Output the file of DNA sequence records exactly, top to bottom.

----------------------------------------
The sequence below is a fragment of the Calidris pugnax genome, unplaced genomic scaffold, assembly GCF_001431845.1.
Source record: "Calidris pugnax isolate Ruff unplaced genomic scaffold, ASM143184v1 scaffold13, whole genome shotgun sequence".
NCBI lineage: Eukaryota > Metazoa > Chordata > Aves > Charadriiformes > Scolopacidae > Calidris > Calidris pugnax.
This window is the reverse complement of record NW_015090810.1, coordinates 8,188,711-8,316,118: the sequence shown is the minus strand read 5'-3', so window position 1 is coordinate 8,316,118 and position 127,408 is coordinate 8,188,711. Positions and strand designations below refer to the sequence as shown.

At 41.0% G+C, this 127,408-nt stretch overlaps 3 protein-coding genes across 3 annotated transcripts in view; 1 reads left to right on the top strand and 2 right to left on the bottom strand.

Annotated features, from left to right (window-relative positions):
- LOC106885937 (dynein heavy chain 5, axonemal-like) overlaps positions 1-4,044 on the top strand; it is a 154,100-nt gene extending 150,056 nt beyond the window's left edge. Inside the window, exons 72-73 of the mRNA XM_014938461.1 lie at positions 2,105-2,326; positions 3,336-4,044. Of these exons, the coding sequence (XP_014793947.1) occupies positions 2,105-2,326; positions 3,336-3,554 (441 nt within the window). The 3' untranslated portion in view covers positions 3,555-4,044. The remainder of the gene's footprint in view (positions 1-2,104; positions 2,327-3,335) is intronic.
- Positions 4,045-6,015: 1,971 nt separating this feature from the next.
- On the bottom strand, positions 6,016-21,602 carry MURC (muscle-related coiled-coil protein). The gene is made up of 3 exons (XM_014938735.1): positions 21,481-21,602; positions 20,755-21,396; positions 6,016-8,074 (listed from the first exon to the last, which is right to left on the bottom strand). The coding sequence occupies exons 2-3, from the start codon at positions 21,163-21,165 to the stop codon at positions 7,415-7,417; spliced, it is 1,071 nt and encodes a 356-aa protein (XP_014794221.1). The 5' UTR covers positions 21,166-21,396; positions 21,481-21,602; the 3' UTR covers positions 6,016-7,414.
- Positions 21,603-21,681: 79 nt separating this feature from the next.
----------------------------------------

The sequence below is a fragment of the Calidris pugnax genome, unplaced genomic scaffold, assembly GCF_001431845.1.
Source record: "Calidris pugnax isolate Ruff unplaced genomic scaffold, ASM143184v1 scaffold13, whole genome shotgun sequence".
NCBI lineage: Eukaryota > Metazoa > Chordata > Aves > Charadriiformes > Scolopacidae > Calidris > Calidris pugnax.
This window is the reverse complement of record NW_015090810.1, coordinates 8,188,711-8,316,118: the sequence shown is the minus strand read 5'-3', so window position 1 is coordinate 8,316,118 and position 127,408 is coordinate 8,188,711. Positions and strand designations below refer to the sequence as shown.

At 41.0% G+C, this 127,408-nt stretch overlaps 3 protein-coding genes across 3 annotated transcripts in view; 1 reads left to right on the top strand and 2 right to left on the bottom strand.

Annotated features, from left to right (window-relative positions):
- LOC106885937 (dynein heavy chain 5, axonemal-like) overlaps positions 1-4,044 on the top strand; it is a 154,100-nt gene extending 150,056 nt beyond the window's left edge. Inside the window, exons 72-73 of the mRNA XM_014938461.1 lie at positions 2,105-2,326; positions 3,336-4,044. Of these exons, the coding sequence (XP_014793947.1) occupies positions 2,105-2,326; positions 3,336-3,554 (441 nt within the window). The 3' untranslated portion in view covers positions 3,555-4,044. The remainder of the gene's footprint in view (positions 1-2,104; positions 2,327-3,335) is intronic.
- Positions 4,045-6,015: 1,971 nt separating this feature from the next.
- On the bottom strand, positions 6,016-21,602 carry MURC (muscle-related coiled-coil protein). The gene is made up of 3 exons (XM_014938735.1): positions 21,481-21,602; positions 20,755-21,396; positions 6,016-8,074 (listed from the first exon to the last, which is right to left on the bottom strand). The coding sequence occupies exons 2-3, from the start codon at positions 21,163-21,165 to the stop codon at positions 7,415-7,417; spliced, it is 1,071 nt and encodes a 356-aa protein (XP_014794221.1). The 5' UTR covers positions 21,166-21,396; positions 21,481-21,602; the 3' UTR covers positions 6,016-7,414.
- Positions 21,603-21,681: 79 nt separating this feature from the next.